“I like joy; I want to be joyous; I want to have fun on the set; I want to wear beautiful clothes and look pretty. I want to smile, and I want to make people laugh. And that’s all I want. I like it. I like being happy. I want to make others happy”
When I was just a little boy my Grandma used to sit me on her knee and sing Que Sera Sera to me before we would snuggle under a duvet watching musicals many of which starred the impeccable Doris Day. It’s one of my earliest memories that I can still remember so clearly so to say I’m heartbroken at Doris’s passing today would be an understatement. Even if you’ve never seen her movies (surely we’ve all seen at least one right?) you still know who she was.
Born Doris Mary Ann Kappelhoff in 1922 in Cincinnati, Ohio, Day was known for appearing in a huge number of musicals and romantic comedies as well as recording a staggering 29 studio albums. She first tasted fame when she recorded Sentimental Journey in 1945 which quickly became a popular anthem during the Second World War and in the following year she became the highest paid female singer in the world.
She got her big break in movies when Betty Hutton dropped out of Romance on the High Seas, due to pregnancy, and this led to her appearing in some of the greatest musicals ever created such as Tea For Two, On Moonlight Bay, April In Paris, and Lullaby Of Broadway. And then in 1953 came one of the biggest roles of her career, Calamity Jane.
Like most other little boys I was into Cowboys (although probably not for the same reasons that the straight boys were) and then I discovered Calamity Jane through my Grandma. It created a heavenly place consisting of the Wild West and brilliantly catchy songs, what’s not to love? ‘The Deadwood Stage’ and ‘Just Blew in from the Windy City‘ are two of the most memorable musical songs of all time and I’m proud that I still know them word for word.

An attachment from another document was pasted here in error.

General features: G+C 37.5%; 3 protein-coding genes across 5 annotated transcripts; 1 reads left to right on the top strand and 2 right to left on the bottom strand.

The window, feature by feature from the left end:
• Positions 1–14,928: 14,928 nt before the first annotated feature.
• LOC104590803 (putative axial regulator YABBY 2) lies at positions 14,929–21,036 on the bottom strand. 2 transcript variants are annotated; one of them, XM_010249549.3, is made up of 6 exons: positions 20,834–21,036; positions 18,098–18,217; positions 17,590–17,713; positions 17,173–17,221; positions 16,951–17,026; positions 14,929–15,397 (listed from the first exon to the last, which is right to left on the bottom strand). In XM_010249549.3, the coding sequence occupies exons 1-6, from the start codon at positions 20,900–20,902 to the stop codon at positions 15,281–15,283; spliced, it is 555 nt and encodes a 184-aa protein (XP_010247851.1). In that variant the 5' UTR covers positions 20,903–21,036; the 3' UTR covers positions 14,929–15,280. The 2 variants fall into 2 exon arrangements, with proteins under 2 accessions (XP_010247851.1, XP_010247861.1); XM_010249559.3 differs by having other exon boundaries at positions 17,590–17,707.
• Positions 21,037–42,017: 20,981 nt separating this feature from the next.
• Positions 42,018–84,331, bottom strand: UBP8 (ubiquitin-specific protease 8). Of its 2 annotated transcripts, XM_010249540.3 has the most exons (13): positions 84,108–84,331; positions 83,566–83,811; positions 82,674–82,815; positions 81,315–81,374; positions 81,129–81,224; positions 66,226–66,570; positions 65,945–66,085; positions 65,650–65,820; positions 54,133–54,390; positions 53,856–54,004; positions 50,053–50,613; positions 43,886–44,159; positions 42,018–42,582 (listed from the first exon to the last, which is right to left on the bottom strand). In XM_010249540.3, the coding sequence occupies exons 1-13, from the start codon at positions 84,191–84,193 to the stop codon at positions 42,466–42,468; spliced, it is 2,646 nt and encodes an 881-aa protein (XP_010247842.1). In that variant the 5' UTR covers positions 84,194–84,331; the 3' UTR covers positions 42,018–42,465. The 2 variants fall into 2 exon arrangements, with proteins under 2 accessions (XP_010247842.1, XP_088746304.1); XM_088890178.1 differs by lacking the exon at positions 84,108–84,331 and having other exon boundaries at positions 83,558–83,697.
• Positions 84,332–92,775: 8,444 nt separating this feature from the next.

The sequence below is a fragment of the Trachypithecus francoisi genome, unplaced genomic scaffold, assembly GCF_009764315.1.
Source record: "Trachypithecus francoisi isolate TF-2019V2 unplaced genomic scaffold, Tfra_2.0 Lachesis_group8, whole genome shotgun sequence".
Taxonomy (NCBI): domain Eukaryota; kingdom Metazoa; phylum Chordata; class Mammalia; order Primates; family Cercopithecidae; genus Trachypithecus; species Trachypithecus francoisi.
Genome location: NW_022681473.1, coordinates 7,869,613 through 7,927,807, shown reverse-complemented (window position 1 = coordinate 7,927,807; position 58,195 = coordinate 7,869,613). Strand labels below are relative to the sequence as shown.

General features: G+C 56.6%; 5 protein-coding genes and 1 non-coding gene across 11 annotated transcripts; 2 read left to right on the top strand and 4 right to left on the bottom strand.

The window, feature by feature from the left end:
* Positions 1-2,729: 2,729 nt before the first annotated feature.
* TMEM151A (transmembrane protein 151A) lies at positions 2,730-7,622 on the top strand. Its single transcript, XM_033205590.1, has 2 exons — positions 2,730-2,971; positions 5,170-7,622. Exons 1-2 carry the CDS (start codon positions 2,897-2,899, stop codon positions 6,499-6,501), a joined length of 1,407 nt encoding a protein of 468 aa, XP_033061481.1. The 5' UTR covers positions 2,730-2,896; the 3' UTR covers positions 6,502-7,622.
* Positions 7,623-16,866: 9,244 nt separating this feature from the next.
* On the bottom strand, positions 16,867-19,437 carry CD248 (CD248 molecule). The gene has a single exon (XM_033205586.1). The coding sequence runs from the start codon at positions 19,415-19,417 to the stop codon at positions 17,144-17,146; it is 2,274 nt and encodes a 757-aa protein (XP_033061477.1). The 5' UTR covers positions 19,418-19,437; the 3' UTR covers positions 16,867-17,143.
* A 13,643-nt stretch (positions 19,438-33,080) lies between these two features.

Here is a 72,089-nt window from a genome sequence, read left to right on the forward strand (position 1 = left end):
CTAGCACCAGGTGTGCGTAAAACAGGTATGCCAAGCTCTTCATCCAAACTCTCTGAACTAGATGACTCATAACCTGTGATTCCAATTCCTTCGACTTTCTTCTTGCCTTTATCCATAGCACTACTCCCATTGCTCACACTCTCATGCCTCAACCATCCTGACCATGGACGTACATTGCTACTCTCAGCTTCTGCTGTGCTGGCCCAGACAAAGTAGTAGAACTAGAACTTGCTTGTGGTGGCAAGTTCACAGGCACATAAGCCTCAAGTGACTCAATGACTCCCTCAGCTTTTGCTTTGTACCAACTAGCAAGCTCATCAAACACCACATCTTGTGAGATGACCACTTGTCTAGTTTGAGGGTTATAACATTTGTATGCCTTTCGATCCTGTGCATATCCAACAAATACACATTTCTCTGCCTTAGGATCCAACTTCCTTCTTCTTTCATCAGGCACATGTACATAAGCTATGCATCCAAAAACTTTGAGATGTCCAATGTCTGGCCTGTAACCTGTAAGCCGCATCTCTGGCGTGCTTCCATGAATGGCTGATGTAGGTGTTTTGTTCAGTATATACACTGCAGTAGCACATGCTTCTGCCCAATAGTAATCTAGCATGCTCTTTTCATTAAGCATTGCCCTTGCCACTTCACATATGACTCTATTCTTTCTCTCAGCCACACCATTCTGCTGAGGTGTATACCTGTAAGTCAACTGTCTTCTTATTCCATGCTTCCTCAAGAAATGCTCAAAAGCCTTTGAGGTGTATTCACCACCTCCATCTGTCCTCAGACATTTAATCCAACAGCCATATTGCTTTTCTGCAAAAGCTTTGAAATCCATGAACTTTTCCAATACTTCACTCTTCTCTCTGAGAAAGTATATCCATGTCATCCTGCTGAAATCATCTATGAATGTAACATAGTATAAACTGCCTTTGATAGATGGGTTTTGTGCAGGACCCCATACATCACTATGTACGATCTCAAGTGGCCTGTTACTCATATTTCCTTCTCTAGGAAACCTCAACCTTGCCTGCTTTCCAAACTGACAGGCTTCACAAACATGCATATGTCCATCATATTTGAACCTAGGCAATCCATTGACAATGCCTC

After these roles, she decided to branch out beyond musicals and romantic comedies and appeared in thrillers such as Alfred Hitchcock’s The Man Who Knew Too Much and Andrew L. Stones Julie. The latter didn’t do as well as expected and she promptly returned to comedy and in 1959 she secured her only Oscar Nomination for her role as Jan Morrow in Pillow Talk. How this woman was only ever given one Oscar nomination in a career that spanned decades is beyond me. This was her first movie alongside Rock Hudson that secured them huge box office success together across the 1950s and 60s.
It’s hard to believe that she hasn’t appeared in a movie since 1968 but after he role in With Six You Get Eggroll she moved to the small screen with The Doris Day Show. The show ran for over 5 years but then she largely retired from the screen and became an animal rights activist starting up the non-profit organization, The Doris Day Foundation, which aimed to help animals across the US.
It was her foundation that released the sad news of her passing today stating that she “had been in excellent physical health for her age, until recently contracting a serious case of pneumonia”. She had turned 97 last month, an age that many of us will never get to see, and had spent the occasion celebrating all week with “dear friends out of town” and enjoying “quiet dinners”. The foundation also confirmed that she died in her home in Carmel Valley surrounded by her close friends.
People often ask why we get upset over the deaths of celebrities as we never really knew them after all. We may not have known them personally but they are still a huge part of our lives, they enter them through movies, music, TV, etc and we create memories that we cherish forever. If it wasn’t for Doris Day I wouldn’t still have the wonderful memories I have of spending time with my Grandma watching her movies, singing, and having a loving time together. That’s why we get upset, they’re a part of our lives and memories. Nobody knows what’s waiting around the corner for us and anything can happen at any time, so cherish each other and make those happy memories together, because as Doris famously sang, “The futures not ours to see… Que Sera, Sera”.